As depicted in FIG. 4, upon playback, a first generation reproducer 40 and a (second) tag representation reproducer 42 are synchronized by means of synchronizing means 44 which responds to the synchronizing means 38 of FIG. 3. As previously mentioned, it is readily apparent that the first generation recorder 36 and reproducer 40 may be the same recorder/playback machine. Likewise, the tag representation recorder 34 and reproducer 42 may be the same or separate recording or storage means. The output of reproducer 42 carrying the recorded tag representation is applied to a tag recovery/synthesis means 46 which detects the tag information, in this example, by discriminating between a 100 IRE or 0 IRE flat-field. The synthesizing portion of the means 46 (such as depicted in FIGS. 14A-14C) synthesizes in real time the original tag waveform at the appropriate instants in the video signal. The regenerated tag waveform is then added in real time to the program material from the reproducer 40 in a tag adder/inserter 48, and the composite signal is supplied to a compliant second generation recorder 50 as in FIG. 2, for playback.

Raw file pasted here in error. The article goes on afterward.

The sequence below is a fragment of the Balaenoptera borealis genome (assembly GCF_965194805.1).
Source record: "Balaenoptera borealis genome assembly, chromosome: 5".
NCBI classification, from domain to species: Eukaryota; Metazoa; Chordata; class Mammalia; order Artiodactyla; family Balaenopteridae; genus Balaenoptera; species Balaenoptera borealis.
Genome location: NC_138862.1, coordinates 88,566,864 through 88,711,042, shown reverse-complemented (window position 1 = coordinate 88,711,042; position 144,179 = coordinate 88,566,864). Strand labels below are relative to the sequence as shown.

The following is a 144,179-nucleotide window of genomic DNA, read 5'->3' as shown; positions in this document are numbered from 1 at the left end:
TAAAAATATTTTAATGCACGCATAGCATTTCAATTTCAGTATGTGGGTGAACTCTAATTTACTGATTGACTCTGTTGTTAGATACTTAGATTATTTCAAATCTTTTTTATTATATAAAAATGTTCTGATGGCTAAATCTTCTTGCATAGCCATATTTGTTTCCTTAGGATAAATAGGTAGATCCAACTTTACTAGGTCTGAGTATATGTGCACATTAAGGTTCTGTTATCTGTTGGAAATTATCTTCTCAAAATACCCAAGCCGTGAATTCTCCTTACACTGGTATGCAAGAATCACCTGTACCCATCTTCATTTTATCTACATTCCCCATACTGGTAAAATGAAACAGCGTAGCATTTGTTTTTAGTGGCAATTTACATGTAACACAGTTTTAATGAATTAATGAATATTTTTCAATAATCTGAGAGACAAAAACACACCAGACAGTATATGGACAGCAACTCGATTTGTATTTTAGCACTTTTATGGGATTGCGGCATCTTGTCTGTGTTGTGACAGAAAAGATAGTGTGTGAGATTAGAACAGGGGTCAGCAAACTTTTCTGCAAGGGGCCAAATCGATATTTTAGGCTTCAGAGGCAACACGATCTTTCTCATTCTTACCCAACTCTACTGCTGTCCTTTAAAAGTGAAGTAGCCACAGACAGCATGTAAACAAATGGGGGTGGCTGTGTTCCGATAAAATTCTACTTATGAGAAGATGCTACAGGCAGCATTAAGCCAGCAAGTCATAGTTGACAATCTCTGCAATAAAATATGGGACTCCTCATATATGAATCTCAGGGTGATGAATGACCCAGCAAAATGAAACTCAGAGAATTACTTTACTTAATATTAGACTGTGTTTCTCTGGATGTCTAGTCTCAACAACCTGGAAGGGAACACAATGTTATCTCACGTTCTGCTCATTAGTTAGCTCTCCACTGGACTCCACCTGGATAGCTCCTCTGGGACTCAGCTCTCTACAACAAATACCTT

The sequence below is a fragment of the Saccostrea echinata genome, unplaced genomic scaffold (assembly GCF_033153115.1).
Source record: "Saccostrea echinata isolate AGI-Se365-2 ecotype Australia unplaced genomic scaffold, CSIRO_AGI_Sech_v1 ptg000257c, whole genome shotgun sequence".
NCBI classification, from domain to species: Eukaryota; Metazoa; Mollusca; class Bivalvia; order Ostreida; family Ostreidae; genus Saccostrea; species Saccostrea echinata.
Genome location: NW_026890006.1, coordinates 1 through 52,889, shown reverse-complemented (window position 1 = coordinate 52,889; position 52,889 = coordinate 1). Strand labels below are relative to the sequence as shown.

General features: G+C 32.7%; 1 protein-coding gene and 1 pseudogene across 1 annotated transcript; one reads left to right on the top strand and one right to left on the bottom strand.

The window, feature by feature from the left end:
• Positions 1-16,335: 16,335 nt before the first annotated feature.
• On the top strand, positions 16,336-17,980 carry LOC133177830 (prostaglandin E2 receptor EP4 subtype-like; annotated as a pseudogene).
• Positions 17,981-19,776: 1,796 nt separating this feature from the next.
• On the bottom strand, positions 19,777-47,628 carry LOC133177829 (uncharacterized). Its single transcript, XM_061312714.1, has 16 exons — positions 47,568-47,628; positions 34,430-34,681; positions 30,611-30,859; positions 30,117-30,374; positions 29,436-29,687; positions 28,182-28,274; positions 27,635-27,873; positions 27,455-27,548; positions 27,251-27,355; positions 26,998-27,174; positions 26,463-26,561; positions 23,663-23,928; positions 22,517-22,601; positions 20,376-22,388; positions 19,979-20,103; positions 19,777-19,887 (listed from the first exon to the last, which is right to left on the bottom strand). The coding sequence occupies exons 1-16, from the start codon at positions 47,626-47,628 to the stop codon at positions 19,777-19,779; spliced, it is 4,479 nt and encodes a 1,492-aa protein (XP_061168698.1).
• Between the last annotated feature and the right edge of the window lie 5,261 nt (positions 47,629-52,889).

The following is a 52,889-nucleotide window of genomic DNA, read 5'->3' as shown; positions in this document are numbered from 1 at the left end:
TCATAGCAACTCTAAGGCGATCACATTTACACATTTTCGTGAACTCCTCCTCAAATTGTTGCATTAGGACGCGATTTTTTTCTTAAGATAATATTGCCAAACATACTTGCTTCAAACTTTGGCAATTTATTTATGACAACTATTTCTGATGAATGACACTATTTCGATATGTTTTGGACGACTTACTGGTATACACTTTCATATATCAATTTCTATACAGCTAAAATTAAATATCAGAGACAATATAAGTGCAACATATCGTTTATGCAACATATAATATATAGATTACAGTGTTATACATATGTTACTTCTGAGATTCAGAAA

The tag representation may be converted to video for recording in any number of ways, including but not limited to amplitude modulation of an in-frame flat-field or pulse, position modulation of an in-frame pulse, frequency or phase-modulation of a chroma/subcarrier signal, etc. It may also be treated as (or converted to) an audio signal employing any suitable modulation process such as, but not limited to, frequency-shift keying, phase-shift keying, amplitude modulation, etc., and recorded on one or more of the audio channels of the separate recorder 34 of FIG. 3. In all of these embodiments, the modulation and subsequent recovery and reconstitution of the tag signal may use conventional means as appropriate, as exemplified by, the reproducer 42 and means 46 of FIG. 4, and FIGS. 14A-14C.